Study explains how humans’ ability to recognize faces gets better in young adults

A new study by Stanford University researchers claimed to have found why humans’ ability to recognize faces keeps getting better until around the age of 30 years.

A team of researchers led by Jesse Gomez, a graduate student in neurosciences at Stanford, carried out a comparison of children’s brains and grownup brains. The brain scans of 22 children and 25 adults revealed that an area of the brain that recognizes faces keeps growing long after adolescence.

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Vitamin D deficiency raises risk of chronic headache: study

Vitamin D deficiency raises risk of chronic headache: study

A new study conducted by researchers from the University of Eastern Finland has warned that deficiency of vitamin D could significantly increase the risk of chronic headaches in men.

The researchers studied data on a total of 2601 men aged between 42 and 60 years who were participating in the Kuopio Ischaemic Heart Disease Risk Factor Study (KIHD), and found that those who had low levels of vitamin D were suffering chronic headaches more frequently in comparison to those who had higher vitamin D levels.

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Spending an hour a day on social media can affect kids’ happiness: study

Spending an hour a day on social media can affect kids’ happiness: study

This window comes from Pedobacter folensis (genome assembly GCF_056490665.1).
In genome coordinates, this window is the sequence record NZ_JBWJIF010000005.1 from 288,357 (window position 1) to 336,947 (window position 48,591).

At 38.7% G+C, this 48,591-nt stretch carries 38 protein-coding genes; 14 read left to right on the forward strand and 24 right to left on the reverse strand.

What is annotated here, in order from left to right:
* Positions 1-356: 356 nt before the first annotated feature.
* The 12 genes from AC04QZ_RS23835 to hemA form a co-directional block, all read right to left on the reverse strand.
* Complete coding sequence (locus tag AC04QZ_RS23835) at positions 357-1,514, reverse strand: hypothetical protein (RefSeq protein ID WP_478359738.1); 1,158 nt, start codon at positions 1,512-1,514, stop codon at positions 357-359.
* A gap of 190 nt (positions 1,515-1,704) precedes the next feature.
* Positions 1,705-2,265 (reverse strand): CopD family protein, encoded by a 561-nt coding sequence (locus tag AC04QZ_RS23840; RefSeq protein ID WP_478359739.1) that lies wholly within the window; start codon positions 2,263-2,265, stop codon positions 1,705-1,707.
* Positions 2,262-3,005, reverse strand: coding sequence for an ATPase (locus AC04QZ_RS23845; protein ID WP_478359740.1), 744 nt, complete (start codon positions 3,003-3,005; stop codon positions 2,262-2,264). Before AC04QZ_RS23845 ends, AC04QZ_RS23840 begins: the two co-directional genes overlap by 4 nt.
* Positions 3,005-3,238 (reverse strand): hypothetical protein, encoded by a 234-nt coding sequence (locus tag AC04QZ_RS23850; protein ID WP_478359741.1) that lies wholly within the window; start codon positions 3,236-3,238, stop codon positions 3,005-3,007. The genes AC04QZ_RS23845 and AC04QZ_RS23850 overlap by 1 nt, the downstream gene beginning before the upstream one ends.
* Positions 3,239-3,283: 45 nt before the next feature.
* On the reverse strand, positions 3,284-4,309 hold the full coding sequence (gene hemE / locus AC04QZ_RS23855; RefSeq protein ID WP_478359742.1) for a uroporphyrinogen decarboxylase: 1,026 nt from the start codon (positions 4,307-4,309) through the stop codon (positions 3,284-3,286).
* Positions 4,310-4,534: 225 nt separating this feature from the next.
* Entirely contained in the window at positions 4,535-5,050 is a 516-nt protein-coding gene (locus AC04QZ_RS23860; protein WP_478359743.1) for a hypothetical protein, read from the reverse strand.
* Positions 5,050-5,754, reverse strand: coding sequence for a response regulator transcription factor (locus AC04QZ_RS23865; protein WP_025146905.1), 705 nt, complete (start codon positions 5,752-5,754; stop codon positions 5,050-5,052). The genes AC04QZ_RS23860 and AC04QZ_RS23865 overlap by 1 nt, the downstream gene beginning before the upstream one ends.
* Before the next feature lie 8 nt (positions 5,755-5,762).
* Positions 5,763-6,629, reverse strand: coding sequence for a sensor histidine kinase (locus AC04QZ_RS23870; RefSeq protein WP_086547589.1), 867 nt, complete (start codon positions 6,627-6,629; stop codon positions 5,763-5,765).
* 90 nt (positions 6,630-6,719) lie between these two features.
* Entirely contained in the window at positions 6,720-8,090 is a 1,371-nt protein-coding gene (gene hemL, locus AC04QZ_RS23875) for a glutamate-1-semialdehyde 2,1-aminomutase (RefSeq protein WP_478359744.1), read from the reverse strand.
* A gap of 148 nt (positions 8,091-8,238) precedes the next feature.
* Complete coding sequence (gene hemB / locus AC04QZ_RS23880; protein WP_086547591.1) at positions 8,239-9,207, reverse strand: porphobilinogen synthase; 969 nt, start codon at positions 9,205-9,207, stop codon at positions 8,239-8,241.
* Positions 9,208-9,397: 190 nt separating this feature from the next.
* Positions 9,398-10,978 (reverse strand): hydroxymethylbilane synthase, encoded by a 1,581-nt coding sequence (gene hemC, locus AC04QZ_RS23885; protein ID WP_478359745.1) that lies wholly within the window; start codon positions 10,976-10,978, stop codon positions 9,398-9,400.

Children who spend merely an hour each day on social media may actually feel less satisfied with their lives, a new study published by the IZA Institute of Labor Economics suggested.

Teenagers can often be seen obsessively checking their feeds on various social media sites on their mobile devices. But, researchers found that behind their smiling selfies, teenagers mightn’t be as happy as they try to show in the photos.

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Financial penalties reduce hospital readmission rates among Medicare patients

Financial penalties reduce hospital readmission rates among Medicare patients

Financial penalties effectively reduced thirty-day hospital readmission rates among Medicare beneficiaries with common conditions, according to a report published the medical journal Annals of Internal Medicine.

As per the report, the passage of the ACA’s Hospital Readmission Reduction Program (HRRP) reduced 30-day risk-standardized readmission rates among Medicare patients with conditions like pneumonia, acute myocardial infarction (AMI), and heart failure.

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Female doctors provide better treatment than male counterparts: study finds

Female doctors provide better treatment than male counterparts: study finds

Female physicians are better than their male counterparts at treating patients in hospitals and keeping them healthy for a long term, according to a new research.

Harvard researchers analyzed a random sample of Medicare patients hospitalized and treated by general internists from Jan. 2011 through Dec. 2014. A scrutiny of over 1.5 million hospitalizations, the researchers discovered that those treated by male doctors had higher mortality rate.